Monthly Archives: April 2017

Jinty and Penny 26 July 1980

Cover artist: Mario Capaldi

  • Pam of Pond Hill (writer Jay Over, artist Bob Harvey)
  • Gaye’s Gloomy Ghost (artist Hugh Thornton-Jones)
  • The Romany’s Reading – Gypsy Rose story (artist Jim Baikie)
  • A Spell of Trouble (artist Trini Tinturé)
  • Tansy of Jubilee Street (artist Ken Houghton)
  • Behind the Screen: John Craven’s Newsround
  • Minnow (artist Peter Wilkes)
  • Winning Ways 19 – Gymnastics: the Bridge or Crab (writer Benita Brown)
  • Blind Faith (artist Phil Townsend)

This is rather a browned copy of the issue, though to be fair the colouring of the cover image also has a beige background which helps give that impression.

Pam is dealing with a tricky situation: her schoolmate Hazel has been shoplifting and all the class has had a share in the stolen goods – will the blame rebound on them too? And – what drove Hazel to do it? Her home life seems far from happy, given the wee glimpse of her parents that we see.

There is a half-page advert for “Tears of a Clown” which starts in the next week’s issue: a hard-hitting tale of some cruel bullying of a misfit girl. It feels a slightly ‘in between’ issue in some ways – we had the last episode of “The Venetian Looking-Glass” in the previous week, and the episode of “Gaye’s Gloomy Ghost” is the one which is shortened by half a page to fit in the advert. The Gypsy Rose story is a substantial four-pager by Jim Baikie: a girl who helps an old gypsy woman is rewarded by being given a fortune reading. She will be in an accident but will be rescued by a ship. Surprisingly this turns out to happen while she is stranded in a desert – she is rescued by a camel, which of course is also called ‘the ship of the desert’.

Both the Gypsy Rose story and the episode of “A Spell of Trouble” have a fairly large first panel and only 6 panels on the first page: the page layout is far from being a straightforward grid, too. I wonder if that means that Jinty was experimenting with less conventional comics storytelling at this point? Not that episodes of “Concrete Surfer” some two years earlier, for instance, hadn’t also challenged the more staid conventions too, but it is relatively noticeable when there are two stories doing this one after the other. The Blacks are given an ultimatum: no non-witches can live with a witch family, under pain of losing their magic powers – so Carrie and her mum have to turn Angela into a witch, quick sharp!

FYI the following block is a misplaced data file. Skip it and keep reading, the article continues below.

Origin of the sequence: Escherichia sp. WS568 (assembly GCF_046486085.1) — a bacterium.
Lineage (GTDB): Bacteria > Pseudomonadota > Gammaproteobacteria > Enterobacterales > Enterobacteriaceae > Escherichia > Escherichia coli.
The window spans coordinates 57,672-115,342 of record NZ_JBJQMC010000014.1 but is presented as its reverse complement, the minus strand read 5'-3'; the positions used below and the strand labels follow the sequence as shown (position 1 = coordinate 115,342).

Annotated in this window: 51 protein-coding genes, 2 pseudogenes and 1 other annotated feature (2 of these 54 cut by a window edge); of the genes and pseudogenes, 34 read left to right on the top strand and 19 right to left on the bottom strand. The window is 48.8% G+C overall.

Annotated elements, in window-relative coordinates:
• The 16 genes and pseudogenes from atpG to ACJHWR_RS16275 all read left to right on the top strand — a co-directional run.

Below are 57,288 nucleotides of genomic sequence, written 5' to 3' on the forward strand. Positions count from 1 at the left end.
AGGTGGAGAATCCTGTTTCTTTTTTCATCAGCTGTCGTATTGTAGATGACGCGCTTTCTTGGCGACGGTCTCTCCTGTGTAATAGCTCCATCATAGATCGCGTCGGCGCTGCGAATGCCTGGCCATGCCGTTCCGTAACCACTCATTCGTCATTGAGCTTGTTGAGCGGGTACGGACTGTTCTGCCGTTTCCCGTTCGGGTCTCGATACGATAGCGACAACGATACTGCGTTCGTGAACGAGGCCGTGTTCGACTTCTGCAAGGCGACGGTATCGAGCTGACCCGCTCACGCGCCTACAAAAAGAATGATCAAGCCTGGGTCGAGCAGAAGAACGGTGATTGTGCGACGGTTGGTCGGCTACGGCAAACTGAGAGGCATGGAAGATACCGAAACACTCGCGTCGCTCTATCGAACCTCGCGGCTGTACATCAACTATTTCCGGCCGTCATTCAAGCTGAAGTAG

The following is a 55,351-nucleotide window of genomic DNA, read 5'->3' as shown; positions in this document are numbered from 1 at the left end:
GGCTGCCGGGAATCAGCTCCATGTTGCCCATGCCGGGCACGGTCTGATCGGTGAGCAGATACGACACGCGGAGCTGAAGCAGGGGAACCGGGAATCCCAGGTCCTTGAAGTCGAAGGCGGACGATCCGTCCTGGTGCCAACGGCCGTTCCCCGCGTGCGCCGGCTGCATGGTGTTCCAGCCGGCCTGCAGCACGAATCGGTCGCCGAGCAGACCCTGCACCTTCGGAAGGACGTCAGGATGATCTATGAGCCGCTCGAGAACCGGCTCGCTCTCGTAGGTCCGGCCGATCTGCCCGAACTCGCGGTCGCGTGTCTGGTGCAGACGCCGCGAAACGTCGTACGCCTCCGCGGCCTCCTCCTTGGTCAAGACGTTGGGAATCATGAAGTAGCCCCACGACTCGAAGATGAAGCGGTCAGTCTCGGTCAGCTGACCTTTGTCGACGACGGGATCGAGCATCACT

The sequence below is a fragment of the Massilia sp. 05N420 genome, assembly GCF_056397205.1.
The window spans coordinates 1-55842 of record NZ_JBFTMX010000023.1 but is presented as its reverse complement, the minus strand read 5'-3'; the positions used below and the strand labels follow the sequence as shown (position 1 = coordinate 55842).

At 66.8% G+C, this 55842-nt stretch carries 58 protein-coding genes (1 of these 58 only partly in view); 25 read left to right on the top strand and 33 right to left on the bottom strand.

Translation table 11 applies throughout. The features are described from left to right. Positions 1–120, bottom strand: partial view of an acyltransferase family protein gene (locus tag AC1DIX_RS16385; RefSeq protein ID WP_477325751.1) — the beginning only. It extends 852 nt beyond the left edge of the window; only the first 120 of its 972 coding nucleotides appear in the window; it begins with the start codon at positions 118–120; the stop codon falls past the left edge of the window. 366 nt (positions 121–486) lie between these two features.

The feature on TV programs is this week covering the very popular “John Craven’s Newsround”. Interestingly, they explain that there was only about 25% overlap with the main news of the day – the majority of the news stories were written specifically for the children’s show.

In “Minnow”, Minna remembers more about her mysterious past that her mother refuses to talk about – her friends tease her by splashing her with waves but this is her trigger for panicking – in her panic she remembers drowning and seeing faces surrounding her in a mist. Next week she is to be furthered threatened, by strangers at the pool!

Cromwell the blind horse is being given up to the police, but he and Clare are rescued by the blind daughter of the farmer who caught them…

Nothing To Sing About [1979]

Sample Images

Nothing to Sing About

Nothing to Sing About 2Nothing to Sing About 3

Published: 9 June 1979 – 25 August 1979

Episodes: 12

Artist: Phil Townsend

Writer: Alison Christie

Translations/reprints: Girl Picture Story Library #15 as “I’ll Never Sing Again!”

Plot

Linette Davis dreams of being a top singer like her father Gary, who is a very famous singer. As far as Linette is concerned, things couldn’t be better. But there are warning signs of storm clouds ahead. Dad had been receiving medical advice to take it easy, which he is not heeding. Dad’s adoring fans have an unfortunate tendency to get carried away when they mob him for autographs and souvenirs, and have even torn his jacket off. When Mum and Linette watch Dad’s concert in Croxley, there’s an ominous poignancy about his singing…as if he’s doing it for the last time. Afterwards Linette hears that Dad went ahead with the concert although he was feeling poorly.

After the Croxley concert the fans mob Dad again, but he suddenly collapses. He dies in hospital, and Linette’s world is shattered. Mum says it was a heart attack, which had been coming for some time. But Linette blames the fans, saying they crushed and trampled him to death. This causes her to turn into an extremely bitter and irrational girl. She calls the fans murderers and lashes out at any fan of Dad’s that she encounters.